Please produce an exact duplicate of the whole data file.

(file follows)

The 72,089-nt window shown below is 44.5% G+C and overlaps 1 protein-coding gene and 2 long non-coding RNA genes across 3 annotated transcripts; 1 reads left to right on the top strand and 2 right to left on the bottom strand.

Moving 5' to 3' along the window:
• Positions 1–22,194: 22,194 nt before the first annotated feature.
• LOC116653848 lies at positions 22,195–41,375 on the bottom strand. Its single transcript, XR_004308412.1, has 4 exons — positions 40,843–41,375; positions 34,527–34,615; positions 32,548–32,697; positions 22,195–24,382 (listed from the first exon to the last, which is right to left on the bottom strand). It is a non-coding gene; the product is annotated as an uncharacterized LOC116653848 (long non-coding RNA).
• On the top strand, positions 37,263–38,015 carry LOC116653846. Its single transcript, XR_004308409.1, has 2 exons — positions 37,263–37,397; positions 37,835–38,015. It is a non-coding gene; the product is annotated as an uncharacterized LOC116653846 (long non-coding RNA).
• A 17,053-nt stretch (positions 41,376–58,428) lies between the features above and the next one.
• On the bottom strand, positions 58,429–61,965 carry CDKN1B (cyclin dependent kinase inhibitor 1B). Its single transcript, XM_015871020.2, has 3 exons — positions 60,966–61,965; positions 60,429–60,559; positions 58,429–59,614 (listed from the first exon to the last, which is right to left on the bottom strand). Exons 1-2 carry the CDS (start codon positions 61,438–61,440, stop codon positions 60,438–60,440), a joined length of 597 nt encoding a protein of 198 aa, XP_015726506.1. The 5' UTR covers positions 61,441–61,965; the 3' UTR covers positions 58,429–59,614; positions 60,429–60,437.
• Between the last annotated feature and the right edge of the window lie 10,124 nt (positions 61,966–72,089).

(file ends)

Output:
The 72,089-nt window shown below is 44.5% G+C and overlaps 1 protein-coding gene and 2 long non-coding RNA genes across 3 annotated transcripts; 1 reads left to right on the top strand and 2 right to left on the bottom strand.

Moving 5' to 3' along the window:
• Positions 1–22,194: 22,194 nt before the first annotated feature.
• LOC116653848 lies at positions 22,195–41,375 on the bottom strand. Its single transcript, XR_004308412.1, has 4 exons — positions 40,843–41,375; positions 34,527–34,615; positions 32,548–32,697; positions 22,195–24,382 (listed from the first exon to the last, which is right to left on the bottom strand). It is a non-coding gene; the product is annotated as an uncharacterized LOC116653848 (long non-coding RNA).
• On the top strand, positions 37,263–38,015 carry LOC116653846. Its single transcript, XR_004308409.1, has 2 exons — positions 37,263–37,397; positions 37,835–38,015. It is a non-coding gene; the product is annotated as an uncharacterized LOC116653846 (long non-coding RNA).
• A 17,053-nt stretch (positions 41,376–58,428) lies between the features above and the next one.
• On the bottom strand, positions 58,429–61,965 carry CDKN1B (cyclin dependent kinase inhibitor 1B). Its single transcript, XM_015871020.2, has 3 exons — positions 60,966–61,965; positions 60,429–60,559; positions 58,429–59,614 (listed from the first exon to the last, which is right to left on the bottom strand). Exons 1-2 carry the CDS (start codon positions 61,438–61,440, stop codon positions 60,438–60,440), a joined length of 597 nt encoding a protein of 198 aa, XP_015726506.1. The 5' UTR covers positions 61,441–61,965; the 3' UTR covers positions 58,429–59,614; positions 60,429–60,437.
• Between the last annotated feature and the right edge of the window lie 10,124 nt (positions 61,966–72,089).